By inhabiting a name— becoming an “interpellated” subject (cf. Althusser)— we can weaponize the name-as-category by exaggerating it, showing that the law (or institutions?) are “not founded upon anything more than ritual of the performance of an authority” (authority itself being an exaggerated category, perhaps the original category). Clearly the role of actual theatre and performance here is very interesting as a tool. And informally the way we incorporate play into our lives is also more of a lifestyle mechanism.

Agamben’s state of exception and extitutional dynamics

“Law captures ‘life’ through formality; through a series of questions of authorisation.” This is the “juridification” of life, which proceeds either by capturing (enclosing!) a behaviour within the law, or “excluding” it. “In this second instance ‘life’ is banned or abandoned, but the very abandonment takes place through the operation of formal laws.” This is basically a definition of #exclosure. The actor is “banned” or “abandoned,” evoking Agamben’s ‘State of Exception,’ where law appropriates life “by banning it or excluding it.” There is a “virtual state of emergency” that sustains the law and “Agamben, through Kafka’s ‘Before the Law’, meditates on how we may undo or free ‘life’ from the formalities of law, undoing it from law’s codes, formulaic gestures, authority and, moreover, bringing about a ‘real’ state of exception.” that is, can we use the state of exception as portals to a more persistent state that we actually choose- that we craft. Doing this— pushing the limits of the law and therefore of the law’s authority— requires we risk abandonment - that we risk being shut out from the law. When the door is truly shut, the Agamben argues that one can finally live one’s (real) life. But this author asks another question even more relevant for our extitutional work: “To what extent and how we can undo the capturing of ‘life’ from the claws of law without necessarily having to close its door of law forever, but rather in recognition that the door of law may not be locked forever- it may remain constantly ajar, our companion and a prop?” (emphasis mine). None other than scaffolding!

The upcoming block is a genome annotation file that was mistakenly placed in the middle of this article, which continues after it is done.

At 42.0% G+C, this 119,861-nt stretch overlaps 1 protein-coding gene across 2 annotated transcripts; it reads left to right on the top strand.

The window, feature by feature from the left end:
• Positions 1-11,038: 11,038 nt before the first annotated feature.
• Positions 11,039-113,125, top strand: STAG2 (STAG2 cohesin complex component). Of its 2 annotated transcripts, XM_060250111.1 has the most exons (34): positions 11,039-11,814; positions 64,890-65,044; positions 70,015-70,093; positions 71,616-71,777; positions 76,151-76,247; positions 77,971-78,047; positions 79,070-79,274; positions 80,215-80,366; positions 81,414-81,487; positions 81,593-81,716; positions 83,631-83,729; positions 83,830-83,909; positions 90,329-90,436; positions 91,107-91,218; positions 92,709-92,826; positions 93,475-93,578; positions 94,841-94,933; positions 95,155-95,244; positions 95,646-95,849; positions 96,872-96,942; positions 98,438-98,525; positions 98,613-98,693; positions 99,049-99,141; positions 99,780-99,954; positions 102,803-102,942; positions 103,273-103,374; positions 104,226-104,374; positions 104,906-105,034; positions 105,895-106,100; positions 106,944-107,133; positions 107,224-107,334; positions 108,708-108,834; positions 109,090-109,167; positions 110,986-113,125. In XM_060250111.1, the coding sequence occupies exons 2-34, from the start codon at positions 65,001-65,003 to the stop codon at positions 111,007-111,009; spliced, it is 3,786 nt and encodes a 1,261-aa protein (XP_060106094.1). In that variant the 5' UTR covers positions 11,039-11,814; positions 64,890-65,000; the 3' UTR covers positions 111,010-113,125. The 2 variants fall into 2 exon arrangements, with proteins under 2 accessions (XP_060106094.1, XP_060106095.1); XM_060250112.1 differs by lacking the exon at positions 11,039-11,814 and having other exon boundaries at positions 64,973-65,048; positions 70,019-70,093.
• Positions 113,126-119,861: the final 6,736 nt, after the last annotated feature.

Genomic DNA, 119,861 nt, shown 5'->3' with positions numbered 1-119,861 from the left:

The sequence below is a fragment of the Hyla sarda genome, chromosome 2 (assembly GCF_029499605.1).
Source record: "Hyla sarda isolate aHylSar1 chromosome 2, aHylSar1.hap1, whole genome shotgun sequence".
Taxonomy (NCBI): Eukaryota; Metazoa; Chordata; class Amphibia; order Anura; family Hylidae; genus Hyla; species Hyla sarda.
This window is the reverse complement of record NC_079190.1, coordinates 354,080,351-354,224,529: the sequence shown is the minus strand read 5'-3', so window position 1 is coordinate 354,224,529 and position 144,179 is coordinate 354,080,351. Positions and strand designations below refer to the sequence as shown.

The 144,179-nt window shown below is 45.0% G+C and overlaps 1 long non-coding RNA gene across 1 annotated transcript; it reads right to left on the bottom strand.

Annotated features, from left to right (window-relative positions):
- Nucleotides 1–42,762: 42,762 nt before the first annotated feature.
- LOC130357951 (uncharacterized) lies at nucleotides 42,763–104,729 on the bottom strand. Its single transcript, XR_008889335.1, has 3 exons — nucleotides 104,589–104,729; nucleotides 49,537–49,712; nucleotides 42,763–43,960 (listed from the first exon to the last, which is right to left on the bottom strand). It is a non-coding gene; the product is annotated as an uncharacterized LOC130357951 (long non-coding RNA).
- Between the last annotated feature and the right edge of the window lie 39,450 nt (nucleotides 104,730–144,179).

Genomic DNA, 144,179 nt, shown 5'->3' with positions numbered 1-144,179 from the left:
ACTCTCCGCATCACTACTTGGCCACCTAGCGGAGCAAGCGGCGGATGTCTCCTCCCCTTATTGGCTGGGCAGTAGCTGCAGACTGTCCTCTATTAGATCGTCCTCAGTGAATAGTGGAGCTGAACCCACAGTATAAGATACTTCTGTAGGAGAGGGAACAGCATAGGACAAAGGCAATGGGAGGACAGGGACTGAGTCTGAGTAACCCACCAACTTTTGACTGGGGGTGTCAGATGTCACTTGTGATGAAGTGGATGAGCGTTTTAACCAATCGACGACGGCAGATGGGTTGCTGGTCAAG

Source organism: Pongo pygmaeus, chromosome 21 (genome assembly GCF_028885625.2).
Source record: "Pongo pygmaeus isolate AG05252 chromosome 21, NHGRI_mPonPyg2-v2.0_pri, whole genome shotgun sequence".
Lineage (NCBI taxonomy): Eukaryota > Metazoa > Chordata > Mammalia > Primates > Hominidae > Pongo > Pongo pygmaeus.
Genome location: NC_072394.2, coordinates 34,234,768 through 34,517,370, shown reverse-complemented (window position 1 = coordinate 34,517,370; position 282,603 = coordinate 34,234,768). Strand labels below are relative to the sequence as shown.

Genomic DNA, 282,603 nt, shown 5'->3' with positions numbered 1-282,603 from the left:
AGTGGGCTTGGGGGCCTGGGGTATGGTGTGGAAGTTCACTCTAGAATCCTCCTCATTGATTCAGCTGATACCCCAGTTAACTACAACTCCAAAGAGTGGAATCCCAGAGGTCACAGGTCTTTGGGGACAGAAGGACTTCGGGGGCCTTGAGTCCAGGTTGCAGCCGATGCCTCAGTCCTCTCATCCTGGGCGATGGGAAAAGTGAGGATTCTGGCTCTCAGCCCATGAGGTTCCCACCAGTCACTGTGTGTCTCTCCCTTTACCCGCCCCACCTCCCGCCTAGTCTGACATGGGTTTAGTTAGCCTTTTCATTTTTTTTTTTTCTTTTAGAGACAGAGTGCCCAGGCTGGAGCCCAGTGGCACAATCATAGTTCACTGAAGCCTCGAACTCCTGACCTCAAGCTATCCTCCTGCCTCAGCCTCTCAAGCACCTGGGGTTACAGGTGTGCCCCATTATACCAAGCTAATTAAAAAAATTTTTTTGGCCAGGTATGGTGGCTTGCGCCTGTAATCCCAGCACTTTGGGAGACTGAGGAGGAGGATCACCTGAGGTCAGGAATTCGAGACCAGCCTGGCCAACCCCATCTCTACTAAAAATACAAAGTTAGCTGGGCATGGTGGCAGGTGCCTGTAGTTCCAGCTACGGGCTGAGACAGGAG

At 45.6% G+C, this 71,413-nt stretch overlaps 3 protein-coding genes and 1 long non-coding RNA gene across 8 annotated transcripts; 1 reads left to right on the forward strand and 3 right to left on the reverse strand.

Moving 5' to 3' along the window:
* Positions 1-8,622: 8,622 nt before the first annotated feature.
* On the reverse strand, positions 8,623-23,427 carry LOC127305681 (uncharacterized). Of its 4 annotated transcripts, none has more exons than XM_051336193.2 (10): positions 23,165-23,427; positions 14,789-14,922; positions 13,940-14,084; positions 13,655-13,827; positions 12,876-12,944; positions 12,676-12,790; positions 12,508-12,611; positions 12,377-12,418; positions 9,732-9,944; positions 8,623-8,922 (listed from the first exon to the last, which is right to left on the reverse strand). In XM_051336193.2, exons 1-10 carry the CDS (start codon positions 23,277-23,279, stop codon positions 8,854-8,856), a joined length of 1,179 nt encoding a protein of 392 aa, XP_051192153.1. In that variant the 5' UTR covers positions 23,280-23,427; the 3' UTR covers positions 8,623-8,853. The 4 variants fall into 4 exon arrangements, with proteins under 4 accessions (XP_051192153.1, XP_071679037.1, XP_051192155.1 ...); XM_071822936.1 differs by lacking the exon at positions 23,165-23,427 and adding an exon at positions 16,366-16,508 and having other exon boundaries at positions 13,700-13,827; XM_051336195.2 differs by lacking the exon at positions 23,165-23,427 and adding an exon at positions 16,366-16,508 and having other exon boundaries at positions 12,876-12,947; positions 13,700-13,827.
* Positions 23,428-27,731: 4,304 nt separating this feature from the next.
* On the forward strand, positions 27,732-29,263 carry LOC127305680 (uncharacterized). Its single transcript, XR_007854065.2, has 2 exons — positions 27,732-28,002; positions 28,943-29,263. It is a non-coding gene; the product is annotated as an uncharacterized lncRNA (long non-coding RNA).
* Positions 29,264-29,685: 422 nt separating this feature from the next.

Fairy Tales

This article’s use of fairy tales made me wonder if we could use fairy tales as a tool to study archetypal “primitives” of human interaction that come together with recognizable (atomic?) institutional AND extitutional behaviour that are always correlated. to begin to excavate these. i realize that I have a kind of intuition that these archetypes sort of “lock” into place, creating standing structures that cut across institutional and extitutional dynamics— creating perhaps scaffolding or a portal— or in fact, both.